Lheja, Albania: Agim, 42, injured a fellow at the stomach with a knife and he spent four years in prison. He is still at risk of being avenged by the family of the enemy.


Rrila, Albania: A drawing of Diana, a little girl, locked in her house for the fear of a vendetta. Her father is in jail because killed his neighbors over ancient disagreements.


Rrila, Albania: Dila, 31. Her husband is in jail because killed his neighbors over ancient problems. She is going out of her mind. Her male son has escaped abroad, and her daughter Daiana, 7, risks her life every time she leaves home.


Rrila, Albania: Dila and her daughter Diana live hidden in her grandmother’s house.

TIRANA, ALBANIA. Institute quarter.

Tirana, Albania: Institute quarter.


Shkoder, Albania: The Shitani Family: Alexander, 6, Mailinda, 8, Groshe, 55, the grandmother, Vera, 31, the mother and Prof. Leka. In December 2007, Besnik got into a drunken fight with his cousin and killed him. Besnik is in a jail, but his family will have to avenge the murder. His sons do not go to school and the teacher, Prof. Leka, visits their house to give lessons.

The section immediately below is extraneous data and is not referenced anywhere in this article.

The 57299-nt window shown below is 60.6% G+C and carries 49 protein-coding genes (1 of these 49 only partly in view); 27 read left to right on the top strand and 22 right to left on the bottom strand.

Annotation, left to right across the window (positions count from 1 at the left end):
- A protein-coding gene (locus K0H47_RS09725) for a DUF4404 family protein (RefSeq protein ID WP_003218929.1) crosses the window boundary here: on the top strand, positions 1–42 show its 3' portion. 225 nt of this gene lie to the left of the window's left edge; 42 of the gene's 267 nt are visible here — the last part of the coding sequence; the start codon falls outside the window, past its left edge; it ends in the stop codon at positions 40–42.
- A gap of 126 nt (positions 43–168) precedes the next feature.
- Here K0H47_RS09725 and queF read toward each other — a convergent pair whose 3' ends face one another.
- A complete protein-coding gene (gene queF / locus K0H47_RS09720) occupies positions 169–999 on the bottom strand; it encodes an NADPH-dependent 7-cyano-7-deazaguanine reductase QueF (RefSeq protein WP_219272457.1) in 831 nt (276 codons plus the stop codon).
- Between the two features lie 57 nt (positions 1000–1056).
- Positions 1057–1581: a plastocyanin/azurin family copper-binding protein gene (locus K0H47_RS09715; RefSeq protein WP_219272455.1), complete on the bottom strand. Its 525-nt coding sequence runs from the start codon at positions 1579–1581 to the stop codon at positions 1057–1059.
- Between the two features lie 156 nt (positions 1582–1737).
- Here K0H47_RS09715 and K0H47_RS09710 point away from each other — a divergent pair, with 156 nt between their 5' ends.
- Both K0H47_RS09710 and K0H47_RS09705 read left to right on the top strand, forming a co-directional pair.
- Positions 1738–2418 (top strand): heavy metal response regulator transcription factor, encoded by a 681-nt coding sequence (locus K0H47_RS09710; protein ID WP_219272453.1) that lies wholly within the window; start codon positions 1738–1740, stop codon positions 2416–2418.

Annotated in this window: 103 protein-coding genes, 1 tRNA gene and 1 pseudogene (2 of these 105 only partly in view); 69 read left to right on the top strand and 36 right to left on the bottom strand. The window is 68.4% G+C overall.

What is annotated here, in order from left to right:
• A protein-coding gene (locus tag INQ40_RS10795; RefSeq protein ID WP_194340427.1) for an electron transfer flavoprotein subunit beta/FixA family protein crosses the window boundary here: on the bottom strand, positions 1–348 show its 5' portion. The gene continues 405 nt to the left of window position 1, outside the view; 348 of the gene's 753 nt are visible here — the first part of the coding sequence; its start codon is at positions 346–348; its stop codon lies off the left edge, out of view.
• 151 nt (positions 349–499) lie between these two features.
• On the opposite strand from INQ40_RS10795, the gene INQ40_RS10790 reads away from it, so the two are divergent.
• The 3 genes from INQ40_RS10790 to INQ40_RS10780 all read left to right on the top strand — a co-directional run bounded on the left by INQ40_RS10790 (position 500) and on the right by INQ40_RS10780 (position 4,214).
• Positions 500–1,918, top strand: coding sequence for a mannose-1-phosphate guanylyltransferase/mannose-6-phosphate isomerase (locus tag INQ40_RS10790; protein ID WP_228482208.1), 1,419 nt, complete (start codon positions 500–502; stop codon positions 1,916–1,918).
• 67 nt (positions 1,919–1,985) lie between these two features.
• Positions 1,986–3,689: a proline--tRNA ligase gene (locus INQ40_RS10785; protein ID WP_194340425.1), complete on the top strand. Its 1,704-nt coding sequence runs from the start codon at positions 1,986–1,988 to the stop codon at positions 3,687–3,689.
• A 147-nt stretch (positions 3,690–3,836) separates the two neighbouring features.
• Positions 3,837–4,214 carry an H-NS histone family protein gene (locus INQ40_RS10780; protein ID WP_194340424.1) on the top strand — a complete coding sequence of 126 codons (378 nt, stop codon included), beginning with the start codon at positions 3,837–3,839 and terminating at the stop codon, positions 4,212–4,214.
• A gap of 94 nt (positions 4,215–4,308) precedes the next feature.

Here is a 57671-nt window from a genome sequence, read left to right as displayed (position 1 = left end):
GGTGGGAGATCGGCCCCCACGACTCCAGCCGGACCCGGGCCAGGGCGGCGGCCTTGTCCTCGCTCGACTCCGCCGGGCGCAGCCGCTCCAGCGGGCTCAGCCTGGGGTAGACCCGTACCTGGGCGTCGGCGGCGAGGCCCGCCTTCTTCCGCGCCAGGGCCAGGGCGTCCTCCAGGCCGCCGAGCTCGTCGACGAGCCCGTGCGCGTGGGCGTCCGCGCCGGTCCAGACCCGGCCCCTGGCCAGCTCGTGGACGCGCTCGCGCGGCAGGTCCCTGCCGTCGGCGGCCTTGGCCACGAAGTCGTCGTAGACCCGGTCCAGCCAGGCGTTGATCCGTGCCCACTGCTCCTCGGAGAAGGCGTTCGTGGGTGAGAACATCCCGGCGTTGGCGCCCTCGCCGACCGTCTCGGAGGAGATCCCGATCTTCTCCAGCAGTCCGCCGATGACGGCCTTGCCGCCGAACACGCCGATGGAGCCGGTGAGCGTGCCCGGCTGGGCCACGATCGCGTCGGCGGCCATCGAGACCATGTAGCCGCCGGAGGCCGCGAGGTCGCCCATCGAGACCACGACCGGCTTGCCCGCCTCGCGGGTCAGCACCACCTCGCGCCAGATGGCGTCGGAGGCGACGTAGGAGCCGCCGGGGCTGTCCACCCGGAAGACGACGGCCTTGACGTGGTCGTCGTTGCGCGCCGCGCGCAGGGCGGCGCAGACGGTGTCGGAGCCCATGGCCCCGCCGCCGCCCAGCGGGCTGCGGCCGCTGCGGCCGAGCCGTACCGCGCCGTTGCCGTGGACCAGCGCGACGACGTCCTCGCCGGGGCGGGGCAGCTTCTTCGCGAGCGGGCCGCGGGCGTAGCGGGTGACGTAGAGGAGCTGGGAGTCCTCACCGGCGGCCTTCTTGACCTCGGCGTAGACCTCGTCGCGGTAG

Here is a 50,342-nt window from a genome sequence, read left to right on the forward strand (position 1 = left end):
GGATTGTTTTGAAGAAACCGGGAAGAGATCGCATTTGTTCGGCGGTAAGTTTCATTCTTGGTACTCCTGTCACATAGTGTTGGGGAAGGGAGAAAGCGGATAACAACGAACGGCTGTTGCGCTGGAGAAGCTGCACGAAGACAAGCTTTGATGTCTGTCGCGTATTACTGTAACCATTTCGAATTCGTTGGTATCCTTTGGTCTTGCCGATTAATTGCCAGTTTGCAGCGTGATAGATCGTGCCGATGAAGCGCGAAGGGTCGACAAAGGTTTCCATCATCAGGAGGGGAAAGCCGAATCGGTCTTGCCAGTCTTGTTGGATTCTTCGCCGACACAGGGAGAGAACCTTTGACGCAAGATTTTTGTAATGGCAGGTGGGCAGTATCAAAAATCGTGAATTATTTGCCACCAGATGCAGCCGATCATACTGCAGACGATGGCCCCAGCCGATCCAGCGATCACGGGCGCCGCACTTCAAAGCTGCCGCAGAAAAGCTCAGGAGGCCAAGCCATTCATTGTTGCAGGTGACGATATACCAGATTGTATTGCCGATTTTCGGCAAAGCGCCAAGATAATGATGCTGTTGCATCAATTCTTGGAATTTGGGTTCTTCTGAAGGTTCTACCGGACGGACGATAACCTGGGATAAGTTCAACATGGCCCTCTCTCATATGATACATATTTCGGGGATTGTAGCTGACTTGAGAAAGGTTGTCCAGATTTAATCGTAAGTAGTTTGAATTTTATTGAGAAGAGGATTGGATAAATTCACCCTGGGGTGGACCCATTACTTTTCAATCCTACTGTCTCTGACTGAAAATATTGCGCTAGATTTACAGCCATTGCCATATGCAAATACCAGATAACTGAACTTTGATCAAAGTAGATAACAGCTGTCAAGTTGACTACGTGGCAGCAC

Shkoder, Albania: The family of Cristian Luli, 17, has been stuck at home since 1995 for fear of vengeance by the Vukaj family.


Shkoder, Albania: Sosse Preka, 50, has 2 sons, Noj, 18, and Florian, 16. Her husband killed a neighbor 5 years ago. He will remain in jail for 20 years. His sons are stuck at home for fear of blood vengeance.


Tirana, Albania: Almost every Albanian family has weapons. You can buy the on the street without a license.